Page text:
Warmuth also worked with fellow educator Kristina Granlund-Moyer (whom she met during a summer training activity that helped teachers with teaching the PLTW curriculum) on putting together the curriculum for STEM Lab and with Welander and Leichner for POE and DE — sometimes adjusting the curriculum just a week before it was set to be taught in class. The following year, she established and taught the capstone course, EDD. After four years of work, the engineering pathway was completed in the spring of 2017.

Continued innovation during COVID-19: transitioning classes online

In the period following these early years of maximum effort and exhaustion, things started to settle down. However, distance learning during the epidemic brought a new wave of difficulties that especially affected the engineering classes, which are hands-on in nature. Not only did Warmuth have to figure out how to get students the hardware and the tools they needed in remote learning, but she also had to figure out alternatives for students who didn’t have computers capable of handling the necessary software installations, which would have normally been installed on lab computers. 

“It was just almost like starting over again from scratch,” she said.

One change, originally intended for distance learning but has since been in place, was the introduction of Onshape, a new software for computer-aided design (CAD). Autodesk Inventor, the previous CAD software, was difficult and sometimes impossible to install on students’ personal computers. As a result, Warmuth and Welander switched to using Onshape, a cloud-based software that students could more easily use and ran on most students’ laptops.

Bouncing back from the pandemic and transitioning to in-person learning, Warmuth and Welander decided that the discarded junk in Room S03, a former woodworking shop, needed to be cleaned out and the workshop refurbished. As part of the Measure E Project, $2.5 million in funding was allocated for long overdue renovations, including heating and air conditioning, ventilation systems, rewiring of electrical panels and ceiling refurbishment.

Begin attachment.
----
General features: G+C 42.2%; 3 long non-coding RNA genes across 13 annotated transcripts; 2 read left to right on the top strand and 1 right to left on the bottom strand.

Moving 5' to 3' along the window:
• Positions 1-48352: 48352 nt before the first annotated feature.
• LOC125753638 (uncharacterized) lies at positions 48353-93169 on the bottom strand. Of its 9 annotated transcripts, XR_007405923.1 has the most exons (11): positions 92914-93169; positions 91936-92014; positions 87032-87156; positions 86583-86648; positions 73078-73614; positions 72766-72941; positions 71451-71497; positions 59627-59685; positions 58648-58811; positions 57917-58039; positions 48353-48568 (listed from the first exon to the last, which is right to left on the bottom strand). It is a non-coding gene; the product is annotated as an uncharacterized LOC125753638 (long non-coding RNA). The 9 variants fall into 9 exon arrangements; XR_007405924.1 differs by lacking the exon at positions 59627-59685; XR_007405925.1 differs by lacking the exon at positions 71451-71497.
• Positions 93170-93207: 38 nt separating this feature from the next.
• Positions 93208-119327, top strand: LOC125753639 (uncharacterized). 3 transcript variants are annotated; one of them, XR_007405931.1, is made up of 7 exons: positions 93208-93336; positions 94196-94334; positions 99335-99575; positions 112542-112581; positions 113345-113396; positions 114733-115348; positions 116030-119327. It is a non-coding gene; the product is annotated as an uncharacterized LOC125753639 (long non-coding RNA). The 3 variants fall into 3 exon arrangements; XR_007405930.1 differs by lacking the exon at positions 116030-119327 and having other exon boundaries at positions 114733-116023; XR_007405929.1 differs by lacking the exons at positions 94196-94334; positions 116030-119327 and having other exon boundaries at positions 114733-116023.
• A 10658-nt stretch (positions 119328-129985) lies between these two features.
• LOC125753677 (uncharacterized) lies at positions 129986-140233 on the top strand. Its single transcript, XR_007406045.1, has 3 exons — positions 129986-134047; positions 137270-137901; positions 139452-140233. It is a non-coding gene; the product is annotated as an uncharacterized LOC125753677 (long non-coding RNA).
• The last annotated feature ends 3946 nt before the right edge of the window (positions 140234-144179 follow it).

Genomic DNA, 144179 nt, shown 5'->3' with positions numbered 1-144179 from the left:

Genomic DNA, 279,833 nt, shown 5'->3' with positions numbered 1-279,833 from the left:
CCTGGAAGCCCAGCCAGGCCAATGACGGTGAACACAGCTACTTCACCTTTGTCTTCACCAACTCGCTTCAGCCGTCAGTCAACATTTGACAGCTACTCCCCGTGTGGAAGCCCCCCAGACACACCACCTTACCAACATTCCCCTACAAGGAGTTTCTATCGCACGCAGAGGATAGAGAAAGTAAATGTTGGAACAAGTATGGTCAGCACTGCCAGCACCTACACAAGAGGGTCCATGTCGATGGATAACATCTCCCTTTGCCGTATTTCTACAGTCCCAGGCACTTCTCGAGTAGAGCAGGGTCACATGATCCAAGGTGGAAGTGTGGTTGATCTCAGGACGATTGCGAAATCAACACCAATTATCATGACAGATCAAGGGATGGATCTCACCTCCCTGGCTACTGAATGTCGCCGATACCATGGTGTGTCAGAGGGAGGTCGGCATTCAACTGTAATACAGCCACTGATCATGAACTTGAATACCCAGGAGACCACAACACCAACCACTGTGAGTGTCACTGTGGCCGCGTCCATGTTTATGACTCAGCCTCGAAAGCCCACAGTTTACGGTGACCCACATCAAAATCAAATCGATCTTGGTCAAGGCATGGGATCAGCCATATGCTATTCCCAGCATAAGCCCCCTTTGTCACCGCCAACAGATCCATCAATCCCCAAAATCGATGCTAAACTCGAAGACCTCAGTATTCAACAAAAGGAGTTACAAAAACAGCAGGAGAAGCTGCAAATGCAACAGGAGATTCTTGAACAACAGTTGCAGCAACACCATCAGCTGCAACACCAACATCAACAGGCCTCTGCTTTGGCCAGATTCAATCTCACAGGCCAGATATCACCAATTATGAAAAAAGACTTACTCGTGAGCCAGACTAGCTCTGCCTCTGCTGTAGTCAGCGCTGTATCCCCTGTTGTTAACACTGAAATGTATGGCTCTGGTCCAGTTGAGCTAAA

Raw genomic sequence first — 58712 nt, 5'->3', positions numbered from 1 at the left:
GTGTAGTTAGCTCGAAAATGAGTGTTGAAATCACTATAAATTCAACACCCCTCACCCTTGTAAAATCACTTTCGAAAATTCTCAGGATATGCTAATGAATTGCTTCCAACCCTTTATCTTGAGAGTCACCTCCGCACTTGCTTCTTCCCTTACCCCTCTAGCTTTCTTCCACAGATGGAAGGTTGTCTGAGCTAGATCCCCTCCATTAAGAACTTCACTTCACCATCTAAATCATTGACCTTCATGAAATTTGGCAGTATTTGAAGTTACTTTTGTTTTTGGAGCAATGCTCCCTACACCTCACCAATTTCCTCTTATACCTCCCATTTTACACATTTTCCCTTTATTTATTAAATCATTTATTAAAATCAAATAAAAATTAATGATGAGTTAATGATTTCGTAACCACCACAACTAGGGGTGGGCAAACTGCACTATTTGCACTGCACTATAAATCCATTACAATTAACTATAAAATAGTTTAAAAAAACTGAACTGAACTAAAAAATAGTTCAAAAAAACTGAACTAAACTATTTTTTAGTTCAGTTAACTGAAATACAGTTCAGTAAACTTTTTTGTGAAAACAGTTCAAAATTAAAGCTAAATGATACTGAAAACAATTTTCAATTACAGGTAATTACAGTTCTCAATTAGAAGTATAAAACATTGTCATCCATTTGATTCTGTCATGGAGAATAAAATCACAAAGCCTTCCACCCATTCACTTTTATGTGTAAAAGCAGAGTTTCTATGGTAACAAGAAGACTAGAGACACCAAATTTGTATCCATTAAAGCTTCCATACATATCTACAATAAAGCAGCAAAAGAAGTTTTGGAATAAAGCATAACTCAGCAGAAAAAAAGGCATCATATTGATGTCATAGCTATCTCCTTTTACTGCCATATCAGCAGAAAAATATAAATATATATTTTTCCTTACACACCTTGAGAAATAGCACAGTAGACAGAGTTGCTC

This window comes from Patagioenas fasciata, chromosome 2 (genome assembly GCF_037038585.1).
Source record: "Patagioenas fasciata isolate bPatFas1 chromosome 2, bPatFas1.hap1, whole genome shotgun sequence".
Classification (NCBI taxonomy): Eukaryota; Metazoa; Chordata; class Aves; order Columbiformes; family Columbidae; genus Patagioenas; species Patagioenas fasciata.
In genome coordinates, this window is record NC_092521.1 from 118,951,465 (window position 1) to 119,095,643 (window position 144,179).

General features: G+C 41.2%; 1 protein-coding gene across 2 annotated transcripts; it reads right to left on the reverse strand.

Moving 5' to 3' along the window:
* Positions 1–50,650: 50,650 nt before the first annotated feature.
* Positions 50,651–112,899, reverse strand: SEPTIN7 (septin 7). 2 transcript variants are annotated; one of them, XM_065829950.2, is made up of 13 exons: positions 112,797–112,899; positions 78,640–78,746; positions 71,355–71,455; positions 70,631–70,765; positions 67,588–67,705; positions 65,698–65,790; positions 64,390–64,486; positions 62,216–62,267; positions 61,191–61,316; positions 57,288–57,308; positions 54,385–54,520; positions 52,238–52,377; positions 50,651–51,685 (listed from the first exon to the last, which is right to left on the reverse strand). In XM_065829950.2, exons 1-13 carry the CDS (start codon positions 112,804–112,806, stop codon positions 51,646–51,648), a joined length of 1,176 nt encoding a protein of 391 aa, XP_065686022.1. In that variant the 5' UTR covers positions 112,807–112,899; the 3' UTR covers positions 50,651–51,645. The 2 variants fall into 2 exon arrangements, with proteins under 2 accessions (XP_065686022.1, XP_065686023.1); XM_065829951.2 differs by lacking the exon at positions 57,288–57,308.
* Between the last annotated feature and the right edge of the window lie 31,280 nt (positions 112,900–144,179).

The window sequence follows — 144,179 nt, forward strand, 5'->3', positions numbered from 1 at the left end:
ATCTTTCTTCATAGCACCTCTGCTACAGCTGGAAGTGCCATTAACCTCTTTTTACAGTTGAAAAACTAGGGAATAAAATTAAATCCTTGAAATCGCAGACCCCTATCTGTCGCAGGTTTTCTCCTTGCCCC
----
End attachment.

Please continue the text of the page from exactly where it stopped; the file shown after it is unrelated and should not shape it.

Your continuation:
Warmuth estimates she spent around 10 hours a week from August 2022 to February 2023 helping clear out and recondition the room, which had not been renovated for 50 years and was the last room on campus to be renovated since the school was first constructed in 1960.

“She’s done a lot of unpaid work in order to make this happen because she feels that it’s the right thing to do for students,” Welander said.

Warmuth’s perseverance and willingness to put in hard work to the STEM program were not her only highlights. In the award nomination form submitted by Public Information and Engagement Officer Tanya De La Cruz, she describes how Warmuth instills in her students the “invaluable lessons” about defining success and accomplishment for themselves and emphasizes a growth mindset through iterations and progress.

“Warmuth reiterates in every lesson that not succeeding on an attempt to do something doesn’t mean actual failure,” De La Cruz said. “She shares that engineering is all about problem solving and students are successful in the class if they learn what works [by successes] and what doesn’t work [by learning from on-hands experience].” 

For example, in their capstone project for EDD, seniors define their individual projects and what constitutes success for themselves. Warmuth has students every year who persistently come in every 7th period to redesign or iterate their projects because they want to take on a more complex project. She said these projects are a “huge commitment” and that students sink a lot of personal time into it. 

Sometimes, when the final product doesn’t turn out exactly the way they had pictured it, Warmuth reminds them that they are emerging from this process with more confidence and understanding of what was achieved along the way. 

“Warmuth’s dedication and continued enthusiasm and love of STEM is evident in her daily interactions with students and her commitment to delivering a strong program,” De La Cruz said.

De La Cruz interviewed her and submitted an application for Warmuth for the 2023 Special Teacher Recognition Award. Warmuth received the well-deserved award for Innovation in STEM in the Perseverance category.

Said guidance counselor Brian Safine said: “[Warmuth’s] energy and enthusiasm around engineering has been the catalyst for our engineering program. Almost everything to do with engineering here has its roots in this woman’s teaching, and her enthusiasm for getting students involved in learning engineering.”